Meanwhile the US is driving NATO’s proxy war against Russia, which is nothing short of disastrous in environmental terms. In order to punish Russia, to consolidate the Western military-economic-ideological alliance, and to generate profits for the US’s domestic fossil fuel industry, the Biden administration has been heavily promoting sanctions on Russian gas and pushing Europe towards reducing its reliance on Russian energy long term. Among the results of this are: a major increase in US exports of fracked shale gas to Europe; the reactivation of coal plants in Germany and elsewhere; along with ramped-up oil and gas extraction in the North Sea. All of these are significantly more damaging in environmental terms than Russian natural gas.
At the UN climate summit in Copenhagen in 2009, rich nations pledged to channel 100 billion US dollars a year to less wealthy nations in order to help them adapt to climate change and transition to emissions-free energy systems. Even though “compared with the investment required to avoid dangerous levels of climate change, the $100-billion pledge is minuscule”, the rich nations have not kept their promise. The US spends upwards of 800 billion dollars a year on its military, but seems to be almost entirely unresponsive to the demands of the Global South for climate justice.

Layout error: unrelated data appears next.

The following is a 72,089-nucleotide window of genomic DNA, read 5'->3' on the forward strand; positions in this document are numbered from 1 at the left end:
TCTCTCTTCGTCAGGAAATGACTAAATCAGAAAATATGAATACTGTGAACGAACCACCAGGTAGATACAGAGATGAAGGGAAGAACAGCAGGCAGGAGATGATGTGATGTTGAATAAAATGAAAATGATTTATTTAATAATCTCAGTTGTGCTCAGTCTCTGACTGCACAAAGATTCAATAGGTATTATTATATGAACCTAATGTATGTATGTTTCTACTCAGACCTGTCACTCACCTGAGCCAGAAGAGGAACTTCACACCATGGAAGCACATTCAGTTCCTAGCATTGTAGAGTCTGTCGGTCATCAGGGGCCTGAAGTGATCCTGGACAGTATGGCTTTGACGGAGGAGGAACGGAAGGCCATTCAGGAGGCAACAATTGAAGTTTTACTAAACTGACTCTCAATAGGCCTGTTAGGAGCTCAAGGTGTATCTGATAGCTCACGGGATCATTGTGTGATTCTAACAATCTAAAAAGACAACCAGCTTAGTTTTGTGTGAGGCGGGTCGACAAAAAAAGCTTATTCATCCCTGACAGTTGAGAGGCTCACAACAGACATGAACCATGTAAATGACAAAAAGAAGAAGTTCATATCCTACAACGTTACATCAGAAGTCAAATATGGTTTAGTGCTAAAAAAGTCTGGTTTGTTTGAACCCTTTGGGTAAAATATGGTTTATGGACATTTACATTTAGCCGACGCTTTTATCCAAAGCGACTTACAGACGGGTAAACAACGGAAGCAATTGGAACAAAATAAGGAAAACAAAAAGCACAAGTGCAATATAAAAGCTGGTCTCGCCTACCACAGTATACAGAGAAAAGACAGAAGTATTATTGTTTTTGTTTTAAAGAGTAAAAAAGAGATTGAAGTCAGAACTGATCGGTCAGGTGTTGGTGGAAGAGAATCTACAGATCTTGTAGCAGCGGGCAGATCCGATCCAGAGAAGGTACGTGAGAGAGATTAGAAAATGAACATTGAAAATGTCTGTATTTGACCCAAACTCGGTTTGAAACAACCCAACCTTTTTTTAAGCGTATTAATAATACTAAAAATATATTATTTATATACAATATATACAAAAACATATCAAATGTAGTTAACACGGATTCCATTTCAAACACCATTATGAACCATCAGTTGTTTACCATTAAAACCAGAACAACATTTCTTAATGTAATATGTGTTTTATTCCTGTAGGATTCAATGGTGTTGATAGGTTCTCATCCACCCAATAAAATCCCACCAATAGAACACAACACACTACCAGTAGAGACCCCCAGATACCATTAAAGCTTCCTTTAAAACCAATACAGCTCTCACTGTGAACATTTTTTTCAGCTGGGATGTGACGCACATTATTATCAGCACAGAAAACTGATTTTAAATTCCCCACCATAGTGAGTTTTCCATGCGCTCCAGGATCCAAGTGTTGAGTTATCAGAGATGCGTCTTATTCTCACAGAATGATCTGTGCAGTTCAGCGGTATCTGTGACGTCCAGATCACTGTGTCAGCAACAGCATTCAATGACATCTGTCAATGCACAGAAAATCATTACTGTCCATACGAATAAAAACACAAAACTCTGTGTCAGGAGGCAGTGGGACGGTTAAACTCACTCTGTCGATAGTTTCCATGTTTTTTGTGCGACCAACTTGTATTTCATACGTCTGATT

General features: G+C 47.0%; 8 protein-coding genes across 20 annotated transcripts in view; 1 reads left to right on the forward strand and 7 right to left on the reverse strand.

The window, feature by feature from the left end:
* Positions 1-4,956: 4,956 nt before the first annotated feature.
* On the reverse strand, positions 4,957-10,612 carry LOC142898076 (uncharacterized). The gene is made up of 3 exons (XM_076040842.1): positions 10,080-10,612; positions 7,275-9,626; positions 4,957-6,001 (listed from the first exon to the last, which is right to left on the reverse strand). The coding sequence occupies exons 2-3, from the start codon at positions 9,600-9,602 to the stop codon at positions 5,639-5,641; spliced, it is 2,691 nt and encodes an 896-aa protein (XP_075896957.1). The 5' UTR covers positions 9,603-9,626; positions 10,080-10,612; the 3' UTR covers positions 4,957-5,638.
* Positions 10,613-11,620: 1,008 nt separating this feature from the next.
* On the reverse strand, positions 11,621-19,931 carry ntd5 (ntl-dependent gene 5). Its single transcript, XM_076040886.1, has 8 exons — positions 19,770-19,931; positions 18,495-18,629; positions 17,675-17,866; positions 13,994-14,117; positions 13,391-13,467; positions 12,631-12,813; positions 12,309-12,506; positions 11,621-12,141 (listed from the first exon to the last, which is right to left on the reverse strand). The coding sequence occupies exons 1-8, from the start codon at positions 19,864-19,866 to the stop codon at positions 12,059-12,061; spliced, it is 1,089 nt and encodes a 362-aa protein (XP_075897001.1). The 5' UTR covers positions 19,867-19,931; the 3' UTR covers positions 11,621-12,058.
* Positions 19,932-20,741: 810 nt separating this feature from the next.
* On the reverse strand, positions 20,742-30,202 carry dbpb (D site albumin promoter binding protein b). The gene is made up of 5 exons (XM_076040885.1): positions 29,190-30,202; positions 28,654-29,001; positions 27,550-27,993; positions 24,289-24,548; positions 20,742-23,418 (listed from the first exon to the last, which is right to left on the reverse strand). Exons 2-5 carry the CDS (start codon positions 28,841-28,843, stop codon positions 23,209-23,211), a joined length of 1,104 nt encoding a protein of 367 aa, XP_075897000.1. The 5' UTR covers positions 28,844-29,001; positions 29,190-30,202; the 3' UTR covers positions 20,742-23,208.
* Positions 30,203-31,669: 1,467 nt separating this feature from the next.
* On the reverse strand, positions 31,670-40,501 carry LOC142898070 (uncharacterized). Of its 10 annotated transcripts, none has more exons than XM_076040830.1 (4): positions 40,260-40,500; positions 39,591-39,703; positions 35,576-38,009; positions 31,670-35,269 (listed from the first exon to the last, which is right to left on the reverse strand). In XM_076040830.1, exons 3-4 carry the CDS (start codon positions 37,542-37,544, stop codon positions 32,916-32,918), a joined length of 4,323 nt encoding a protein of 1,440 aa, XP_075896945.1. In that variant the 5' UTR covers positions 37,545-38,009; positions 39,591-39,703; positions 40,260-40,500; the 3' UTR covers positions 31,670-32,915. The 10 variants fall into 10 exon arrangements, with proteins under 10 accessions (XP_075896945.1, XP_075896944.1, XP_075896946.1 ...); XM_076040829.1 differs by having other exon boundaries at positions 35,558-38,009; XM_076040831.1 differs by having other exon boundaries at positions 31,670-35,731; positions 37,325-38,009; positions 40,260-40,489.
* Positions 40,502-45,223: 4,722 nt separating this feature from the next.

The persistent attempts by imperialist politicians and media to blame China for the climate crisis are pure propaganda. In fact, even leading US politicians have occasionally recognised China’s progress. Back in December 2019, setting out his vision for the US to accelerate its decarbonisation, John Kerry observed in an article for the New York Times that “China is becoming an energy superpower” and that “China has surpassed us for the lead in renewable energy technology.” In August 2022, he acknowledged that China had “generally speaking, outperformed its commitments” in relation to environmental issues.“They had said they will do X, Y and Z and they have done more… China is the largest producer of renewables in the world. They happen to also be the largest deployer of renewables in the world.”